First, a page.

Chad Stone is chief economist at the Center on Budget and Policy Priorities.
Several state governors vow to reject a Medicaid expansion—virtually entirely federally funded—that, nation-wide, would provide healthcare coverage for about 17 million more low-income adults and children. This reaction does not follow from any cool-headed financial calculation.
Here's the issue: Medicaid currently provides health coverage to low-income families and individuals, including children, parents, seniors, and people with disabilities. It's funded jointly by the federal government and the states. The Affordable Care Act (a.k.a. health reform) includes an expansion of Medicaid to cover more low-income adults and other parents.
As enacted, the law required states accepting federal Medicaid money (which all states currently do) to adopt the expansion. While the potential loss of all federal Medicaid funding was a substantial "stick" encouraging states to adopt the expansion, the legislation also offered a generous "carrot"—full federal funding of the expansion for the first three years, phasing down to 90 percent funding by 2020 and in all subsequent years. The Supreme Court struck down the "stick" but the "carrot" remains in place. That still should be an offer states can't refuse.
Governors vowing not to adopt the expansion say it will wreck their budgets. But as this Center on Budget and Policy Priorities analysis shows, that claim does not stand up to scrutiny. Here is what CBPP and other independent analysts conclude:
- The federal government will bear nearly 93 percent of the costs over the 2014-2022 period, according to Congressional Budget Office estimates.
- The additional state costs would be just 2.8 percent more than what CBO projects states would spend in the absence of health reform. Analysts at the Urban Institute and the Lewin Group find comparably small effects.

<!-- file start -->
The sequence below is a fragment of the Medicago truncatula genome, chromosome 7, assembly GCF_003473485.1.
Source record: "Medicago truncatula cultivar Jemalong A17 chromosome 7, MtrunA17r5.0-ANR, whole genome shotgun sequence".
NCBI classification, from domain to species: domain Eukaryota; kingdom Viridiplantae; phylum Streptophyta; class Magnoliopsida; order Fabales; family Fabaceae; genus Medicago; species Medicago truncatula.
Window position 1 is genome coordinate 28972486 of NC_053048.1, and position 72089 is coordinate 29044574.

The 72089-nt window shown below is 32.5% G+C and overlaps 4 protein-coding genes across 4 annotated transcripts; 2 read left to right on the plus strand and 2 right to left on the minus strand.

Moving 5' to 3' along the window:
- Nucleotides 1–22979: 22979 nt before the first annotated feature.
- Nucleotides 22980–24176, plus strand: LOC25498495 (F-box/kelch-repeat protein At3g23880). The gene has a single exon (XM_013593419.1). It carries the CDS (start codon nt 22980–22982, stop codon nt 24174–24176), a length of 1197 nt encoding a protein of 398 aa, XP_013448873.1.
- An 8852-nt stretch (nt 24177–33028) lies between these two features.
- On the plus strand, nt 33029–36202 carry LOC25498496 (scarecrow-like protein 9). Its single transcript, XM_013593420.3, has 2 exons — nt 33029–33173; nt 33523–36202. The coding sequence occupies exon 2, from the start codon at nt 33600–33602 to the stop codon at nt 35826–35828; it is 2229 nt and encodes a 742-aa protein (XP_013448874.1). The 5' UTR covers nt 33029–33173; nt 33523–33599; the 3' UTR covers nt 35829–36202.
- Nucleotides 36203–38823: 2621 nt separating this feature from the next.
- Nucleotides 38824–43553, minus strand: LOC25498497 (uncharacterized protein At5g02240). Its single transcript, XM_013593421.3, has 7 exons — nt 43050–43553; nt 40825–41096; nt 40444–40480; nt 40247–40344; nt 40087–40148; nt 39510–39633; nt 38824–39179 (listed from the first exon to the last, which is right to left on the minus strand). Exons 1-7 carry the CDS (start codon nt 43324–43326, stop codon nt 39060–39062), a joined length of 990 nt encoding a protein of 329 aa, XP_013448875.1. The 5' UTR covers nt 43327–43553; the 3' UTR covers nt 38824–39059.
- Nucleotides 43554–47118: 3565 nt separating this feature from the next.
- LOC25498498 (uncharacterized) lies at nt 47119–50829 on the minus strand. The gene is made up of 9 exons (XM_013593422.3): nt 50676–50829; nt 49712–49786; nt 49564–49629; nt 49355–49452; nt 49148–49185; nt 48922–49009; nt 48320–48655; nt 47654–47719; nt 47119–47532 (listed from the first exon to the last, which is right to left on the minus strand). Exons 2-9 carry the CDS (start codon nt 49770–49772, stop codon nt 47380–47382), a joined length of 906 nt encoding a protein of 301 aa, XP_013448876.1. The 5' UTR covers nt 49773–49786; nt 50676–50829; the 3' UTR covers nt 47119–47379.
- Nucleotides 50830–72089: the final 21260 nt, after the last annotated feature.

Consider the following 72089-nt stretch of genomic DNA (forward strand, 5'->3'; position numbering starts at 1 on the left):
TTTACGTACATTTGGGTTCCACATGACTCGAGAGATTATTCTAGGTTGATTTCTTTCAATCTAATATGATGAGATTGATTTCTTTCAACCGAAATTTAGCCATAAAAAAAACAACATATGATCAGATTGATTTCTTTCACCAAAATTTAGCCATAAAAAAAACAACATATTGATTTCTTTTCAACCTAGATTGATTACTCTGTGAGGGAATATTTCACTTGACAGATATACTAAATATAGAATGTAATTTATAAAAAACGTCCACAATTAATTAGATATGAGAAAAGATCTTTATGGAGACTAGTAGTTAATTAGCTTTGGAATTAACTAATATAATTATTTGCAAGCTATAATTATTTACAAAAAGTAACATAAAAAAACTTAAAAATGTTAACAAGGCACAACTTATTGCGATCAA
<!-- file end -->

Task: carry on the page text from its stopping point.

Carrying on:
- The impact on state budgets would be smaller, and likely substantially smaller, than CBO's $73 billion estimate of the increase in state Medicaid spending under healthcare reform. That's because states would spend less money than they do now on providing healthcare in emergency rooms and health clinics to people without insurance.
- CBO's $73 billion cost estimate already includes the costs that states would incur even if they do not adopt the expansion, such as costs for people eligible for Medicaid who are not currently enrolled newly participating as a result of the individual mandate and other aspects of the health reform law.
When all is said and done, a federal match of $13 dollars for every dollar the state puts up to expand health insurance coverage among its disadvantaged population is a very good deal. It's an even better deal when you take into account the savings states can expect from reduced spending on care for people without insurance.